Utah officials are girding for end-of-year cutoffs in COVID-19 relief for thousands of residents who remain unemployed.
Roughly 32,869 Utahns are now getting jobless help week to week, accord to the latest data. Nearly 3,410 of them are independent contractors and another 8,468 are folks who’ve run out of other unemployment aid.
“The numbers have continued to grow and it comes across incredibly cold as we talk about the limitations of the unemployment insurance program in the middle of a health pandemic,” said Kevin Burt, the program’s director for the state Department of Workforce Services.
“But we also think it’s really critical to explain what the limitations are so that people are not surprised when those limitations come up and they exhaust the benefit,” Burt said.
The news Thursday comes as new data also suggests the state’s five biggest metropolitan areas are seeing very different unemployment scenarios.
The state’s jobless rate bumped up to 5% in September. The rates in Salt Lake City and St. George are slightly higher, at 5.2%, according to numbers from the U.S. Bureau of Labor Statistics. Unemployment in Logan, Provo-Orem and the Ogden-Clearfield area, though, is lower with rates of 3%, 3.8% and 4.2% respectively.
The gap is due in part to higher numbers of leisure and hospitality jobs affected by the pandemic in Utah’s capitol and in St. George, data suggest.
Overall, new jobless claims in Utah fell below 4,000 last week for the first time since mid-March, even as nearly 751,000 Americans sought help the same week with new layoffs, furloughs and pay cuts, the Labor Department reported.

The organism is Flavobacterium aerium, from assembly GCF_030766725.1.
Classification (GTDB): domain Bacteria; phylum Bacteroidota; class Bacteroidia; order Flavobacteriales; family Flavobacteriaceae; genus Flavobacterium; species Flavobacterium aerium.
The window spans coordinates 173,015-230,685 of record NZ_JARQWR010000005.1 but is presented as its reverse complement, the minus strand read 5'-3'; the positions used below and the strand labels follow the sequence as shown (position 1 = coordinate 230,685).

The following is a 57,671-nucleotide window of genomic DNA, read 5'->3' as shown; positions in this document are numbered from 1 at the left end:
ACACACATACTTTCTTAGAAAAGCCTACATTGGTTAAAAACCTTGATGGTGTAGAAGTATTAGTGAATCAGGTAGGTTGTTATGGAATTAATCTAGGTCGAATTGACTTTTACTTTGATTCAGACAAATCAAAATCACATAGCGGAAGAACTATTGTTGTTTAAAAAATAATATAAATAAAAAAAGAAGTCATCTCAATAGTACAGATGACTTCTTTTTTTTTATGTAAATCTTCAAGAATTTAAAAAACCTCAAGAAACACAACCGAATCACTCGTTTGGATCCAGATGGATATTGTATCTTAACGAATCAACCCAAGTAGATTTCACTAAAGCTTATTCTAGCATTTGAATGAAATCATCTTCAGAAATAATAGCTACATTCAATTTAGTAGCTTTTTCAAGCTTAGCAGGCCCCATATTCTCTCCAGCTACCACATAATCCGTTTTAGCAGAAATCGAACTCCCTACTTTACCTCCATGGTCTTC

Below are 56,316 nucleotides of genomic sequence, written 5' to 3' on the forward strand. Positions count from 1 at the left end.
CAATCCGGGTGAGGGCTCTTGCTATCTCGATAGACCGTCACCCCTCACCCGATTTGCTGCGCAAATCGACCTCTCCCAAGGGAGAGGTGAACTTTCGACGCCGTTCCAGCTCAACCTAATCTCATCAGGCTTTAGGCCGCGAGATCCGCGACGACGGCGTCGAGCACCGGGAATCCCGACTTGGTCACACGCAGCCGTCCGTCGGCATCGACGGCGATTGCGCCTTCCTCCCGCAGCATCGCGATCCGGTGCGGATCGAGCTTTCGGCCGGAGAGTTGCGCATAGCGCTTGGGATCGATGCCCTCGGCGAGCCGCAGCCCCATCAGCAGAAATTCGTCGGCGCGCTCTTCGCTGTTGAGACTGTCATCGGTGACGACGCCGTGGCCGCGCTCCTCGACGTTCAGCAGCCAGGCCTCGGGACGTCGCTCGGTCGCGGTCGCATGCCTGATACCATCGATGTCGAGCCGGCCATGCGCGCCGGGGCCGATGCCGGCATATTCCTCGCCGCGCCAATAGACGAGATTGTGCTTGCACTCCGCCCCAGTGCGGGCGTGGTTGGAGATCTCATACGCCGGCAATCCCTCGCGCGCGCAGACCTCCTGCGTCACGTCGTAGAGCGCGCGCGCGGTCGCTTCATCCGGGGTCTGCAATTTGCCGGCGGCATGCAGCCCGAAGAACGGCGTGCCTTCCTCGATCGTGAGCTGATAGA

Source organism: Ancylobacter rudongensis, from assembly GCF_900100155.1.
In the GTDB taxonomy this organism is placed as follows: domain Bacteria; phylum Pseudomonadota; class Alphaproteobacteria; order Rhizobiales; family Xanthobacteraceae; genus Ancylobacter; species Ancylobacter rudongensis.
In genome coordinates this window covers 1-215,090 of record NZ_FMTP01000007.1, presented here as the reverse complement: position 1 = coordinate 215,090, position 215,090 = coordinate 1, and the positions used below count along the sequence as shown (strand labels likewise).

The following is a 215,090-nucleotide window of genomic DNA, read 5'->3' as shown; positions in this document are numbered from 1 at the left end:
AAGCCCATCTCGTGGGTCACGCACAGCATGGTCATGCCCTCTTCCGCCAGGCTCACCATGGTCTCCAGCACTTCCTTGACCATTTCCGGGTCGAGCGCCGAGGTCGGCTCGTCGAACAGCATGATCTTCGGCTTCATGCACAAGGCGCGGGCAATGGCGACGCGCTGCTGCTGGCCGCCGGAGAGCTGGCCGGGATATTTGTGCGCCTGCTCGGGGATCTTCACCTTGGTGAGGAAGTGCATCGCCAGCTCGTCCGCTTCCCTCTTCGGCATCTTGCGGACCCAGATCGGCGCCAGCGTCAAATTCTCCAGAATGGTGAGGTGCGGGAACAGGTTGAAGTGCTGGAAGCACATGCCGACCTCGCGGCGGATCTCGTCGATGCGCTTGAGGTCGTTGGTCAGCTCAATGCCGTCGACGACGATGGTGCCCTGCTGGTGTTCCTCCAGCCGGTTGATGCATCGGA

While well below peak levels in the pandemic, those weekly claims in Utah are still nearly quadruple what they were before the crisis struck.
Typical state unemployment assistance in Utah can last up to 26 weeks, depending on the recipient’s prior work history. Special jobless help on top of that, approved by the feds in light of COVID-19 has included aid to traditionally uncovered gig workers and for those who have used up their other benefits.
Those, Burt said, will go away at the end of the year, under rules passed in late March. And after a stalemate in Congress, he said, “it does not appear nationally there is going to be an additional stimulus benefit anytime soon.”
Since late July, when a $600 weekly federal stipend paid out on top typical benefits went away, nearly 61,550 Utahns have dropped off unemployment rolls.
“We just encourage people to continue to look,” said Nate McDonald, assistant deputy director at DWS. “Don’t give up and take advantage of the opportunities that are out there.”